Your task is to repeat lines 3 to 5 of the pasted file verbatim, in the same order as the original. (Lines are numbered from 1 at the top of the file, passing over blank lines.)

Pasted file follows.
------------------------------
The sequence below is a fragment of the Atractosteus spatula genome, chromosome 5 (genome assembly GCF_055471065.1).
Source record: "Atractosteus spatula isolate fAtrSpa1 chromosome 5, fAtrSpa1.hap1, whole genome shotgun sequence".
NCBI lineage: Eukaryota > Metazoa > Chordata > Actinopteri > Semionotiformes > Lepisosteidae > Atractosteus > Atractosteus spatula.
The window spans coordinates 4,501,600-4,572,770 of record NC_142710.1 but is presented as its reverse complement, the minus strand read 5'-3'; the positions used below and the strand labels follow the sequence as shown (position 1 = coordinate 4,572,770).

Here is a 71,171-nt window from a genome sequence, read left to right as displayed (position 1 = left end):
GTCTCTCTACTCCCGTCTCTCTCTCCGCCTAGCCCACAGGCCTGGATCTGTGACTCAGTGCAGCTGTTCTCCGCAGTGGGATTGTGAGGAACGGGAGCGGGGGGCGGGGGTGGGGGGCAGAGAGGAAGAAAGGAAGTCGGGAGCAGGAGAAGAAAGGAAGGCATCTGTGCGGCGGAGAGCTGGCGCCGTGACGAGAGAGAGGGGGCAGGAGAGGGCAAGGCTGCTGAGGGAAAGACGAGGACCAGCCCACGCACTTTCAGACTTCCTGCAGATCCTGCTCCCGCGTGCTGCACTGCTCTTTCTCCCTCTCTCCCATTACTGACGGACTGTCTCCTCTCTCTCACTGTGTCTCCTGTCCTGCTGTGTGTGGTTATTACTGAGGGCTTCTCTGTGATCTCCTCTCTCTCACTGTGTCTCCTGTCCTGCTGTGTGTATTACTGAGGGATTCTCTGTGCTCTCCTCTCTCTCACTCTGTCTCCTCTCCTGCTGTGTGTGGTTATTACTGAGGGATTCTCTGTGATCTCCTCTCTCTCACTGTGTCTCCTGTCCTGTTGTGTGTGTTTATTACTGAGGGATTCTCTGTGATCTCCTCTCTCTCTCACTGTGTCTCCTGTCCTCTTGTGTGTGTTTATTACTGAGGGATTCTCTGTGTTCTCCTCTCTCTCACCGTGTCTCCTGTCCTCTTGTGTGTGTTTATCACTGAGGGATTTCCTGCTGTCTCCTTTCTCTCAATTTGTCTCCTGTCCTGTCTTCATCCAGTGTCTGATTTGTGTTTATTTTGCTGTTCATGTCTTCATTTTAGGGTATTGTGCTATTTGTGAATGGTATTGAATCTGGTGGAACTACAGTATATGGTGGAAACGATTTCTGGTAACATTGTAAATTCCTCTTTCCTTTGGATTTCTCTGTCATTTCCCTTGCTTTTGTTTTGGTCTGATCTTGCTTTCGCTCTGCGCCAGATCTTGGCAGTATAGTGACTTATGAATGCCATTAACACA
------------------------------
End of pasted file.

NCBI lineage: Eukaryota > Metazoa > Chordata > Actinopteri > Semionotiformes > Lepisosteidae > Atractosteus > Atractosteus spatula.
The window spans coordinates 4,501,600-4,572,770 of record NC_142710.1 but is presented as its reverse complement, the minus strand read 5'-3'; the positions used below and the strand labels follow the sequence as shown (position 1 = coordinate 4,572,770).

Here is a 71,171-nt window from a genome sequence, read left to right as displayed (position 1 = left end):